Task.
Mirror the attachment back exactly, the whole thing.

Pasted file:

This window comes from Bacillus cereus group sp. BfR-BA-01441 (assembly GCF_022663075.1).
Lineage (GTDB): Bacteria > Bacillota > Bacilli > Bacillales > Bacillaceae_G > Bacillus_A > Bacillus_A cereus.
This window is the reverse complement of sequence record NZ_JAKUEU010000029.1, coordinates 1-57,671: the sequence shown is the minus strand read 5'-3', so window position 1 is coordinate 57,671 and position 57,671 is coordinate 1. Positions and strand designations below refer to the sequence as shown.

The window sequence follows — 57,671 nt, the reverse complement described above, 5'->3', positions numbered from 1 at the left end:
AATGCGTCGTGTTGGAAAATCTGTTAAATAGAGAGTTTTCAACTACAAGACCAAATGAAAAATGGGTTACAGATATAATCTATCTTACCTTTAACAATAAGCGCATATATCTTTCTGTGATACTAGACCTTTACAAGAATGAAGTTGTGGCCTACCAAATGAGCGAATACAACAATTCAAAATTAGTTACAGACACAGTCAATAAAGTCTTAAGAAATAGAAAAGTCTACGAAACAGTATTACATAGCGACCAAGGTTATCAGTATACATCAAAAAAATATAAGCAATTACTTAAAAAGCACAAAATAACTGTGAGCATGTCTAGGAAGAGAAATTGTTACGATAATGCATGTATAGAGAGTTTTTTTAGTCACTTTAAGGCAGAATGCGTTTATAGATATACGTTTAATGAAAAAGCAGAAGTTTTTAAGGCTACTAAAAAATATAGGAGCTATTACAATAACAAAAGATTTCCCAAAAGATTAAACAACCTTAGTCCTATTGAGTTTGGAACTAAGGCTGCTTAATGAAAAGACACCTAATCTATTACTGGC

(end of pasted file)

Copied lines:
This window comes from Bacillus cereus group sp. BfR-BA-01441 (assembly GCF_022663075.1).
Lineage (GTDB): Bacteria > Bacillota > Bacilli > Bacillales > Bacillaceae_G > Bacillus_A > Bacillus_A cereus.
This window is the reverse complement of sequence record NZ_JAKUEU010000029.1, coordinates 1-57,671: the sequence shown is the minus strand read 5'-3', so window position 1 is coordinate 57,671 and position 57,671 is coordinate 1. Positions and strand designations below refer to the sequence as shown.

The window sequence follows — 57,671 nt, the reverse complement described above, 5'->3', positions numbered from 1 at the left end:
AATGCGTCGTGTTGGAAAATCTGTTAAATAGAGAGTTTTCAACTACAAGACCAAATGAAAAATGGGTTACAGATATAATCTATCTTACCTTTAACAATAAGCGCATATATCTTTCTGTGATACTAGACCTTTACAAGAATGAAGTTGTGGCCTACCAAATGAGCGAATACAACAATTCAAAATTAGTTACAGACACAGTCAATAAAGTCTTAAGAAATAGAAAAGTCTACGAAACAGTATTACATAGCGACCAAGGTTATCAGTATACATCAAAAAAATATAAGCAATTACTTAAAAAGCACAAAATAACTGTGAGCATGTCTAGGAAGAGAAATTGTTACGATAATGCATGTATAGAGAGTTTTTTTAGTCACTTTAAGGCAGAATGCGTTTATAGATATACGTTTAATGAAAAAGCAGAAGTTTTTAAGGCTACTAAAAAATATAGGAGCTATTACAATAACAAAAGATTTCCCAAAAGATTAAACAACCTTAGTCCTATTGAGTTTGGAACTAAGGCTGCTTAATGAAAAGACACCTAATCTATTACTGGC